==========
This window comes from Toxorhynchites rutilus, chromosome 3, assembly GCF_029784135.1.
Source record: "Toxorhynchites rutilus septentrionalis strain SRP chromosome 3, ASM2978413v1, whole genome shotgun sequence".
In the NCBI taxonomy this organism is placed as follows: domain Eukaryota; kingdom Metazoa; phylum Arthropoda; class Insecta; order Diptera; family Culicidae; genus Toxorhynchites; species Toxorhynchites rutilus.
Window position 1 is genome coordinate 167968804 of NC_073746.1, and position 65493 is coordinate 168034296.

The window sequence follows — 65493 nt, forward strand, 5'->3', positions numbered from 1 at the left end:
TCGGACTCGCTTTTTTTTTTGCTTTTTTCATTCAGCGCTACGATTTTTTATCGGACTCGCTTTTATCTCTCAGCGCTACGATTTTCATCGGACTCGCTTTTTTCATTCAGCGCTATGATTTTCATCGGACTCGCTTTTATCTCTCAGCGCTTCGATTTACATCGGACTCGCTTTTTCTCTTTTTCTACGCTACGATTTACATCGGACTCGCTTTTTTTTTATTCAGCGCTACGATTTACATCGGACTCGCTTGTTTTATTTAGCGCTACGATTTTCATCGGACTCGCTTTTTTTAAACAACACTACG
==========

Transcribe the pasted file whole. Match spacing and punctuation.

This window comes from Toxorhynchites rutilus, chromosome 3, assembly GCF_029784135.1.
Source record: "Toxorhynchites rutilus septentrionalis strain SRP chromosome 3, ASM2978413v1, whole genome shotgun sequence".
In the NCBI taxonomy this organism is placed as follows: domain Eukaryota; kingdom Metazoa; phylum Arthropoda; class Insecta; order Diptera; family Culicidae; genus Toxorhynchites; species Toxorhynchites rutilus.
Window position 1 is genome coordinate 167968804 of NC_073746.1, and position 65493 is coordinate 168034296.

The window sequence follows — 65493 nt, forward strand, 5'->3', positions numbered from 1 at the left end:
TCGGACTCGCTTTTTTTTTTGCTTTTTTCATTCAGCGCTACGATTTTTTATCGGACTCGCTTTTATCTCTCAGCGCTACGATTTTCATCGGACTCGCTTTTTTCATTCAGCGCTATGATTTTCATCGGACTCGCTTTTATCTCTCAGCGCTTCGATTTACATCGGACTCGCTTTTTCTCTTTTTCTACGCTACGATTTACATCGGACTCGCTTTTTTTTTATTCAGCGCTACGATTTACATCGGACTCGCTTGTTTTATTTAGCGCTACGATTTTCATCGGACTCGCTTTTTTTAAACAACACTACG